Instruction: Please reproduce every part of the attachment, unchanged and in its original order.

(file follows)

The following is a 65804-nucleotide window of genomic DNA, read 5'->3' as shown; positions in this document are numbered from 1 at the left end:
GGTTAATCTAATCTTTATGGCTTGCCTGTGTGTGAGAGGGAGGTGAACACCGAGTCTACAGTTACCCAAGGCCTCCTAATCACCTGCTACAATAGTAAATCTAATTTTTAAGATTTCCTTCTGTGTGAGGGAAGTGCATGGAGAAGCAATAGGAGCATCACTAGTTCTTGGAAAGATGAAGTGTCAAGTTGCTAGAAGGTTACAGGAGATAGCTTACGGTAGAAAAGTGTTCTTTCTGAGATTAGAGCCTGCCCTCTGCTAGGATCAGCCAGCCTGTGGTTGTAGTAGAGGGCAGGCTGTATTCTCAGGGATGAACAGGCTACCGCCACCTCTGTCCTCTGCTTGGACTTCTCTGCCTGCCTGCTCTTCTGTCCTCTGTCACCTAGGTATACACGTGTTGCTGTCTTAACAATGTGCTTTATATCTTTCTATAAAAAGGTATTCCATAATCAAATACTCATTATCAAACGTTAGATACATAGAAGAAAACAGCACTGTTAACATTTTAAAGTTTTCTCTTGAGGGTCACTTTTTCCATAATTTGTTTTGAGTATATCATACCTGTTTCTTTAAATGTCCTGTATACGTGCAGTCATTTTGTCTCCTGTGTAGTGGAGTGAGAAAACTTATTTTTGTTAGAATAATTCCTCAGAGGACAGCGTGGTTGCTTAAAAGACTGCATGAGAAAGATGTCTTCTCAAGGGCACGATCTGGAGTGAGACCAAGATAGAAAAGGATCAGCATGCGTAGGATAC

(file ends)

The following is a 65804-nucleotide window of genomic DNA, read 5'->3' as shown; positions in this document are numbered from 1 at the left end:
GGTTAATCTAATCTTTATGGCTTGCCTGTGTGTGAGAGGGAGGTGAACACCGAGTCTACAGTTACCCAAGGCCTCCTAATCACCTGCTACAATAGTAAATCTAATTTTTAAGATTTCCTTCTGTGTGAGGGAAGTGCATGGAGAAGCAATAGGAGCATCACTAGTTCTTGGAAAGATGAAGTGTCAAGTTGCTAGAAGGTTACAGGAGATAGCTTACGGTAGAAAAGTGTTCTTTCTGAGATTAGAGCCTGCCCTCTGCTAGGATCAGCCAGCCTGTGGTTGTAGTAGAGGGCAGGCTGTATTCTCAGGGATGAACAGGCTACCGCCACCTCTGTCCTCTGCTTGGACTTCTCTGCCTGCCTGCTCTTCTGTCCTCTGTCACCTAGGTATACACGTGTTGCTGTCTTAACAATGTGCTTTATATCTTTCTATAAAAAGGTATTCCATAATCAAATACTCATTATCAAACGTTAGATACATAGAAGAAAACAGCACTGTTAACATTTTAAAGTTTTCTCTTGAGGGTCACTTTTTCCATAATTTGTTTTGAGTATATCATACCTGTTTCTTTAAATGTCCTGTATACGTGCAGTCATTTTGTCTCCTGTGTAGTGGAGTGAGAAAACTTATTTTTGTTAGAATAATTCCTCAGAGGACAGCGTGGTTGCTTAAAAGACTGCATGAGAAAGATGTCTTCTCAAGGGCACGATCTGGAGTGAGACCAAGATAGAAAAGGATCAGCATGCGTAGGATAC